The father of a teenager who died by suicide has called for the British Medical Association recommendations on mental health provision to be implemented.
Danny McCartan (18) from north Belfast had a long history of depression and self-harm. On the day he hanged himself, he wanted to be admitted to hospital but was refused. A report on his suicide found serious failure of care by the health service.
Since the tragedy in April 2005, his heartbroken father, Gerard, has worked tirelessly alongside others who have been bereaved through suicide to achieve improvements to the mental health provision in Northern Ireland.
“I never want anyone to go through the pain myself and my wife have had to go through,” Mr McCartan said.
“I love Danny, I will always love him. I’m not ashamed of what he did. I’m very, very proud of him but he just couldn’t cope any more. He used to ask me why no-one was taking him seriously and why he couldn’t get any help.
“The government has to take the BMA recommendations seriously.”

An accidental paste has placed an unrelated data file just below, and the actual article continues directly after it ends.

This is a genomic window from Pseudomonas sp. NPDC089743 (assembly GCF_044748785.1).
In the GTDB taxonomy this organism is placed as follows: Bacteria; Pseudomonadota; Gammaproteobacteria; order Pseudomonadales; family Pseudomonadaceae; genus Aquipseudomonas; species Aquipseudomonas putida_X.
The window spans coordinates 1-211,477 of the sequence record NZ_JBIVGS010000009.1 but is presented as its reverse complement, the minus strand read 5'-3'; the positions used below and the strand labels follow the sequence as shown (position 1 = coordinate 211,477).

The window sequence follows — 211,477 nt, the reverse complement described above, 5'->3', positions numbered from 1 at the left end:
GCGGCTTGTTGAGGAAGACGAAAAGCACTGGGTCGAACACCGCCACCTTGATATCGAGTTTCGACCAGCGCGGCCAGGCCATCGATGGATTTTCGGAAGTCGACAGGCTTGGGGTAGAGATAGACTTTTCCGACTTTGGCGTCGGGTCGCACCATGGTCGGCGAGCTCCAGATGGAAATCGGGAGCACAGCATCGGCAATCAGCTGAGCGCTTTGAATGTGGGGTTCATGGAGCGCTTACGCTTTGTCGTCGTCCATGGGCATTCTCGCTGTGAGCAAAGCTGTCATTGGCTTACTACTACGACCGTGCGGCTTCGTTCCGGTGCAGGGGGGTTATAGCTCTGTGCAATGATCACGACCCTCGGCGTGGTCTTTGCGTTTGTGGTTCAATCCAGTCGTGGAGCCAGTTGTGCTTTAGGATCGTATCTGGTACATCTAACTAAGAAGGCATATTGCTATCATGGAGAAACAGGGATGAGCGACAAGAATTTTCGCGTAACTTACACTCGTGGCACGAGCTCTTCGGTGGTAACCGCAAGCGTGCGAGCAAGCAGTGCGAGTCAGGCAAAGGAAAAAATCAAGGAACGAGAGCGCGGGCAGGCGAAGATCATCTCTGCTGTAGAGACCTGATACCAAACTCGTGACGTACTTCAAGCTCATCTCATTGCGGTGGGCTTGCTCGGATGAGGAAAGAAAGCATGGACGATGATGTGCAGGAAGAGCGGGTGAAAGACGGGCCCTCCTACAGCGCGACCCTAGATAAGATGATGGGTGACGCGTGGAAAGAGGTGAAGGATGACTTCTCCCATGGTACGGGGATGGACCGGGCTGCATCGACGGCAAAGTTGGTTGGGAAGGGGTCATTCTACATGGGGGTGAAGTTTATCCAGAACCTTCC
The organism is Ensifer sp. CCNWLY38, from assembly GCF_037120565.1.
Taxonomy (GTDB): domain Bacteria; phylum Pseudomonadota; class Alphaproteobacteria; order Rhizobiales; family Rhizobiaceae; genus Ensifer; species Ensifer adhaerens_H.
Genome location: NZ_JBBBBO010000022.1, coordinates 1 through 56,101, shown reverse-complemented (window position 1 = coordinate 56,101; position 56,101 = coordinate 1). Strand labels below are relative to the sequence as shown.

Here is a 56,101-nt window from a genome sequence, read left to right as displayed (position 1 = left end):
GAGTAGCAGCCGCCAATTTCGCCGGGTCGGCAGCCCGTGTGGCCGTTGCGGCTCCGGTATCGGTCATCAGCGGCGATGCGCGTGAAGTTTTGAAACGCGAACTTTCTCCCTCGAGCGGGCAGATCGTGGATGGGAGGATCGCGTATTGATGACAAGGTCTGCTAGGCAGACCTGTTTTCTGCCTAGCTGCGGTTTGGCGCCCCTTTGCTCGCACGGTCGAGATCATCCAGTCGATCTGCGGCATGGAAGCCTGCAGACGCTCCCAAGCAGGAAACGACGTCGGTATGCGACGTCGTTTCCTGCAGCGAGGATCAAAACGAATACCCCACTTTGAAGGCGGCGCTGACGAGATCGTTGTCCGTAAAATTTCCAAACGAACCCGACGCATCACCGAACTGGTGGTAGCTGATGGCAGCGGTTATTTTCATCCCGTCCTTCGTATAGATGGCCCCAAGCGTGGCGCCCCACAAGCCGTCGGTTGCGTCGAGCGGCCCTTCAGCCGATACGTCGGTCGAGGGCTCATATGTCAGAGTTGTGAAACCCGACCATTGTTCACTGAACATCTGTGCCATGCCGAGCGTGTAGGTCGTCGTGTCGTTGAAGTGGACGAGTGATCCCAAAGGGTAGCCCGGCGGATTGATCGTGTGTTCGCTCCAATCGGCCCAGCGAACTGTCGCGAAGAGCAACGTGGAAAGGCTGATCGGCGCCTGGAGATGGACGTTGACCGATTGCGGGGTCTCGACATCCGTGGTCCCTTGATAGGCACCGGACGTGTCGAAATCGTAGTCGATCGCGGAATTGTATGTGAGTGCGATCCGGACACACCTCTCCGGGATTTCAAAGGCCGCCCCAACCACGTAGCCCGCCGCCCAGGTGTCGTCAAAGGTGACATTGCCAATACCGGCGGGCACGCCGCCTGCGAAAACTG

Mr McCartan is campaigning for measures including the implementation of the innovative Card Before You Leave initiative.
Mr McCartan said: “People are at their most vulnerable in the days after they have been treated in hospital for self-harming or when they have been discharged from hospital but we have found that they are less likely to do something if they have a date when they are going to be seen again.
“Under the Card Before You Leave scheme, anyone who has been treated in A&E for self-harming or who is being discharged from a psychiatric ward will be given a card with the date of their next appointment before they leave. This will undoubtedly save lives.”
A spokesman from the Department of Health said: “The Health and Social Care Board and the Trusts have recently taken steps to ensure that the Card Before You Leave scheme is in place throughout every acute psychiatric admission unit and each major Emergency Department in Northern Ireland.”